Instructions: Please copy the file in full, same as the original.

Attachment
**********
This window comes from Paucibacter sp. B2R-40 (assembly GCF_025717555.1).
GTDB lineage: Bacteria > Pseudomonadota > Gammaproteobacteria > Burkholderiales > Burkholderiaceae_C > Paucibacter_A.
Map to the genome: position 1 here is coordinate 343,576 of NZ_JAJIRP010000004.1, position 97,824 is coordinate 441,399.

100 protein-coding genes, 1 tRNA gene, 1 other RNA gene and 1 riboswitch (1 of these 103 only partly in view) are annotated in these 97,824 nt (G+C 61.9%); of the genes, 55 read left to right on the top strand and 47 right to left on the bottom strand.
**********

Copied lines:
This window comes from Paucibacter sp. B2R-40 (assembly GCF_025717555.1).
GTDB lineage: Bacteria > Pseudomonadota > Gammaproteobacteria > Burkholderiales > Burkholderiaceae_C > Paucibacter_A.
Map to the genome: position 1 here is coordinate 343,576 of NZ_JAJIRP010000004.1, position 97,824 is coordinate 441,399.

100 protein-coding genes, 1 tRNA gene, 1 other RNA gene and 1 riboswitch (1 of these 103 only partly in view) are annotated in these 97,824 nt (G+C 61.9%); of the genes, 55 read left to right on the top strand and 47 right to left on the bottom strand.